Nadiya Hussain's 'poignant' reasons for choosing to wear a hijab resonate after burkini ban

'It was something that I found myself and the first part of me finding religion,' baking star says

Olivia Blair
Thursday 25 August 2016 16:56 BST
Nadiya Hussain
Nadiya Hussain (REX Features)

Ever since emerging as ultimate star baker in the Great British Bake Off, Nadiya Hussain has established herself as one of the most high-profile hijab-wearing Muslim women in Britain.

On Wednesday evening, viewers of her new programme The Chronicles of Nadiya watched her explain why she made a personal decision to wear the hijab.

Her comments are particularly relevant after being broadcast on the same day a woman was forced to remove her burkini on the beach by armed police after a controversial new law banning full body swim-suits on beaches was introduced in a number of French towns.

Immediately after the premiere of this year’s GBBO, the first part the programme aired on the BBC, documenting the baker’s re-tracing of her roots in Bangladesh.

Hussain spoke about why she chose to cover her hair and wear a hijab while out shopping for clothes with her cousin. The 31-year-old made a choice to wear the hijab when she was 14 and was keen to stress that her decision to cover her hair was precisely that - a choice.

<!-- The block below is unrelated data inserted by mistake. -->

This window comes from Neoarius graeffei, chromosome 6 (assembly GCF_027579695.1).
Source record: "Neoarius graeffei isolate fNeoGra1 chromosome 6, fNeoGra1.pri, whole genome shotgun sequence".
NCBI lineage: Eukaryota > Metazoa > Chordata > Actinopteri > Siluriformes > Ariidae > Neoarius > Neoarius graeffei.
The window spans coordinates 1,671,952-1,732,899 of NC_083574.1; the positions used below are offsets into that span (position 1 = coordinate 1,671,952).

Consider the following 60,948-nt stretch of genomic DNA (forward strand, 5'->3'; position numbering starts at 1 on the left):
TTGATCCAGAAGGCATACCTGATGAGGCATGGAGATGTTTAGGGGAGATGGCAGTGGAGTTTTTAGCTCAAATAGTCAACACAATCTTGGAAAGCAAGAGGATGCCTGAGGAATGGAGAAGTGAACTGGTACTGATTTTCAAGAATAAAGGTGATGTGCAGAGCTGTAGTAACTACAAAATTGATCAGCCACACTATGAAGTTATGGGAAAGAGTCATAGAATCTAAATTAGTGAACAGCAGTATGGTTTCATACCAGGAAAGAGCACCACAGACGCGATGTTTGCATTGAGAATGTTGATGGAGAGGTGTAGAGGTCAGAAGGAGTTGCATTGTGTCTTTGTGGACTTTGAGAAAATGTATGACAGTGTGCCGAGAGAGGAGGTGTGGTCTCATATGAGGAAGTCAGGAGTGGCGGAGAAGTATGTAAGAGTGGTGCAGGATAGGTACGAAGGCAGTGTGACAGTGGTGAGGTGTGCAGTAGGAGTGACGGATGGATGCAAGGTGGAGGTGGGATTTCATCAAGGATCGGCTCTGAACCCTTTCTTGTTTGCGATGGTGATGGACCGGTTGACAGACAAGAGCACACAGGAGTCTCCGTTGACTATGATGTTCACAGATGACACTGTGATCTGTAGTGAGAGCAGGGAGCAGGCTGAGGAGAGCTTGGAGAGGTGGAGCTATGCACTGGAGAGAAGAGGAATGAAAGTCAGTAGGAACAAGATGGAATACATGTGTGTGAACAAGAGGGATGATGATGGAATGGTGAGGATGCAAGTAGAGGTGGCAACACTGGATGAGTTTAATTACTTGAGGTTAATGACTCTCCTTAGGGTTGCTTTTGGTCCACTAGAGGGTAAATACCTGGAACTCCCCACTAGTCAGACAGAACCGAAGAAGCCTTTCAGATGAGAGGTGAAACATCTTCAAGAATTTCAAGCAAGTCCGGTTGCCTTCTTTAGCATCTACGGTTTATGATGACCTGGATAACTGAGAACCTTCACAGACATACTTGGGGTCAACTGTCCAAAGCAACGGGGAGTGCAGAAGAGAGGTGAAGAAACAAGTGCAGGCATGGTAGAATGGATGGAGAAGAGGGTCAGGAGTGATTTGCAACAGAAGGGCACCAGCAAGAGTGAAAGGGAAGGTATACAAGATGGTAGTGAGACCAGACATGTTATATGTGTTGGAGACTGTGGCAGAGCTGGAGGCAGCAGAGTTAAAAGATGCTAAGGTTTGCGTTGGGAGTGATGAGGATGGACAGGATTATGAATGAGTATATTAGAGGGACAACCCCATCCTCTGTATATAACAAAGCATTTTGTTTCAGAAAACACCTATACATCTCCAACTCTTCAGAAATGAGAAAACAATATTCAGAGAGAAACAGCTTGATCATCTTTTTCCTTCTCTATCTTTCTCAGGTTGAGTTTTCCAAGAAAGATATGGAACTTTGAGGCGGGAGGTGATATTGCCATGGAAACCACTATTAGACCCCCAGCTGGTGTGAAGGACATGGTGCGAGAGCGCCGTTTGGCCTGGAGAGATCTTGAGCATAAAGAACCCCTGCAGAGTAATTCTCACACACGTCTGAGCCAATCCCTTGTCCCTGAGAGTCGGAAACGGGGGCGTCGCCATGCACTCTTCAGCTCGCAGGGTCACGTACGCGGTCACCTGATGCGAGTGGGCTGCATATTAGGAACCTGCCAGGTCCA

“It’s not specifically because I came from a religious family, in fact, I think I came from quite the opposite,” she said. “It was something that I found myself and the first part of me finding religion, that as the first act that I actually did, it was to cover my hair. And I realised the importance and significance.”

Hussain has spoken before about noticing a spike in racial abuse when terror attacks happen and in the programme questioned why, after these events, she should be made to feel insecure over her headscarf or change herself when she has done nothing wrong.

“When something has been polarised by the media or an event, there’s a fear of ‘Oh my god, I’m wearing something that everyone’s going to look and say ‘we blame you’’ and that fear of being chastised or being criticised or being blamed for something we’re not responsible for."

Hussain’s cousin chipped in: “We didn’t do anything wrong so why should we change ourselves?"

Hussain said that in actual fact, the increased prejudices that come her way actually serve to fuel her belief in wearing the hijab. “I think it strengthens my belief in who I am and the choices that I make.”

Following her remarks, a number of people praised them and said they were "massively poignant" in light of current events:

A number of high-profile individuals including Sarah Silverman, JK Rowling and James O’Brien have spoken out against the Burkini ban and today in London a group of protesters headed down to the French embassy for a “Wear what you want Beach Party” in solitude with Muslim women.

Join our commenting forum

Join thought-provoking conversations, follow other Independent readers and see their replies


Thank you for registering

Please refresh the page or navigate to another page on the site to be automatically logged inPlease refresh your browser to be logged in